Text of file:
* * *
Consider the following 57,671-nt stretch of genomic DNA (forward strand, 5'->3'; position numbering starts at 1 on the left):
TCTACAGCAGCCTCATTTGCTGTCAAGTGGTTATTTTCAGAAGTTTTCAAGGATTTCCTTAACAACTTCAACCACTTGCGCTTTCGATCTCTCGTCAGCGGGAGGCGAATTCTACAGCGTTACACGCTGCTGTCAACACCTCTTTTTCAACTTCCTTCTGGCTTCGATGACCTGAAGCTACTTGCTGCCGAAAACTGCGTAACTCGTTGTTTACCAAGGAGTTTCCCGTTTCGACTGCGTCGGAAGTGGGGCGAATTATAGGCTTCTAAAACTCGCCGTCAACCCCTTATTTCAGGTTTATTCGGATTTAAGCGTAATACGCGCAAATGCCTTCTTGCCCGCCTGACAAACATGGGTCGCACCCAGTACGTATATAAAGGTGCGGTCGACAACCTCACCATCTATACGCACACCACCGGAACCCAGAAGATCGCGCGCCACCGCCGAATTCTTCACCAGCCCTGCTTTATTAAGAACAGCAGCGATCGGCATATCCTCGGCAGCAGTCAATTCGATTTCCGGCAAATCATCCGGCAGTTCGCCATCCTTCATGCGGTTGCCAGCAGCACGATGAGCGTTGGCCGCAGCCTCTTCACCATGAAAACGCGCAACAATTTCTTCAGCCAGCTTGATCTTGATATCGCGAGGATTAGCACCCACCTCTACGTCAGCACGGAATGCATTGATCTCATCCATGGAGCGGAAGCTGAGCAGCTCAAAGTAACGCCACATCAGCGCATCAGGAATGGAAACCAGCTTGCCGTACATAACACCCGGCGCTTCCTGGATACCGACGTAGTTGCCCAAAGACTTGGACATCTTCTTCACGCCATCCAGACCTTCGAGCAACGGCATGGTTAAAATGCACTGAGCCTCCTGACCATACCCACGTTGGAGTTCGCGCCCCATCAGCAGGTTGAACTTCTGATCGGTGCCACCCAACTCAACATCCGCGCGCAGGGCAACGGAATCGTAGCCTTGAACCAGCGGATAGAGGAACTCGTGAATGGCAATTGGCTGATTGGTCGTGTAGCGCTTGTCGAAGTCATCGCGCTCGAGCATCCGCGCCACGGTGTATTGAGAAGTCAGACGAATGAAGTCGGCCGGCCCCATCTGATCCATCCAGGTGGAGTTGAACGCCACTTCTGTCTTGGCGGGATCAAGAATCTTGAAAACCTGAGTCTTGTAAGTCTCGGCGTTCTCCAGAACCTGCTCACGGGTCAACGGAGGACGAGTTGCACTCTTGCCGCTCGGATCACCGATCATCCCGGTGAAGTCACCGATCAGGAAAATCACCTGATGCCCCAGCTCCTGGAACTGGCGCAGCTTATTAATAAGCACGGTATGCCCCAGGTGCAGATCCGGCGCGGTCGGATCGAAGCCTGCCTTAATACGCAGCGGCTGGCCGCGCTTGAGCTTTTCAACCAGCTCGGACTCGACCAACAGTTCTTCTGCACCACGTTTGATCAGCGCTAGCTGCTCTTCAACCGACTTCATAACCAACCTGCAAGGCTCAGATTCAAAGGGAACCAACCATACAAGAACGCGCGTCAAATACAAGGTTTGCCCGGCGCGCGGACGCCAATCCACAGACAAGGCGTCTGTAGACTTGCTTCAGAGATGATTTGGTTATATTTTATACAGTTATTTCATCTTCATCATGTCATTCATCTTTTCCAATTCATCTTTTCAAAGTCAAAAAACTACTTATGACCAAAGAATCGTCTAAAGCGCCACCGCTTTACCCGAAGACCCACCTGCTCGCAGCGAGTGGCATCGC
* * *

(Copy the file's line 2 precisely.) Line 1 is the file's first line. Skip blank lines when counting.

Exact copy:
TCTACAGCAGCCTCATTTGCTGTCAAGTGGTTATTTTCAGAAGTTTTCAAGGATTTCCTTAACAACTTCAACCACTTGCGCTTTCGATCTCTCGTCAGCGGGAGGCGAATTCTACAGCGTTACACGCTGCTGTCAACACCTCTTTTTCAACTTCCTTCTGGCTTCGATGACCTGAAGCTACTTGCTGCCGAAAACTGCGTAACTCGTTGTTTACCAAGGAGTTTCCCGTTTCGACTGCGTCGGAAGTGGGGCGAATTATAGGCTTCTAAAACTCGCCGTCAACCCCTTATTTCAGGTTTATTCGGATTTAAGCGTAATACGCGCAAATGCCTTCTTGCCCGCCTGACAAACATGGGTCGCACCCAGTACGTATATAAAGGTGCGGTCGACAACCTCACCATCTATACGCACACCACCGGAACCCAGAAGATCGCGCGCCACCGCCGAATTCTTCACCAGCCCTGCTTTATTAAGAACAGCAGCGATCGGCATATCCTCGGCAGCAGTCAATTCGATTTCCGGCAAATCATCCGGCAGTTCGCCATCCTTCATGCGGTTGCCAGCAGCACGATGAGCGTTGGCCGCAGCCTCTTCACCATGAAAACGCGCAACAATTTCTTCAGCCAGCTTGATCTTGATATCGCGAGGATTAGCACCCACCTCTACGTCAGCACGGAATGCATTGATCTCATCCATGGAGCGGAAGCTGAGCAGCTCAAAGTAACGCCACATCAGCGCATCAGGAATGGAAACCAGCTTGCCGTACATAACACCCGGCGCTTCCTGGATACCGACGTAGTTGCCCAAAGACTTGGACATCTTCTTCACGCCATCCAGACCTTCGAGCAACGGCATGGTTAAAATGCACTGAGCCTCCTGACCATACCCACGTTGGAGTTCGCGCCCCATCAGCAGGTTGAACTTCTGATCGGTGCCACCCAACTCAACATCCGCGCGCAGGGCAACGGAATCGTAGCCTTGAACCAGCGGATAGAGGAACTCGTGAATGGCAATTGGCTGATTGGTCGTGTAGCGCTTGTCGAAGTCATCGCGCTCGAGCATCCGCGCCACGGTGTATTGAGAAGTCAGACGAATGAAGTCGGCCGGCCCCATCTGATCCATCCAGGTGGAGTTGAACGCCACTTCTGTCTTGGCGGGATCAAGAATCTTGAAAACCTGAGTCTTGTAAGTCTCGGCGTTCTCCAGAACCTGCTCACGGGTCAACGGAGGACGAGTTGCACTCTTGCCGCTCGGATCACCGATCATCCCGGTGAAGTCACCGATCAGGAAAATCACCTGATGCCCCAGCTCCTGGAACTGGCGCAGCTTATTAATAAGCACGGTATGCCCCAGGTGCAGATCCGGCGCGGTCGGATCGAAGCCTGCCTTAATACGCAGCGGCTGGCCGCGCTTGAGCTTTTCAACCAGCTCGGACTCGACCAACAGTTCTTCTGCACCACGTTTGATCAGCGCTAGCTGCTCTTCAACCGACTTCATAACCAACCTGCAAGGCTCAGATTCAAAGGGAACCAACCATACAAGAACGCGCGTCAAATACAAGGTTTGCCCGGCGCGCGGACGCCAATCCACAGACAAGGCGTCTGTAGACTTGCTTCAGAGATGATTTGGTTATATTTTATACAGTTATTTCATCTTCATCATGTCATTCATCTTTTCCAATTCATCTTTTCAAAGTCAAAAAACTACTTATGACCAAAGAATCGTCTAAAGCGCCACCGCTTTACCCGAAGACCCACCTGCTCGCAGCGAGTGGCATCGC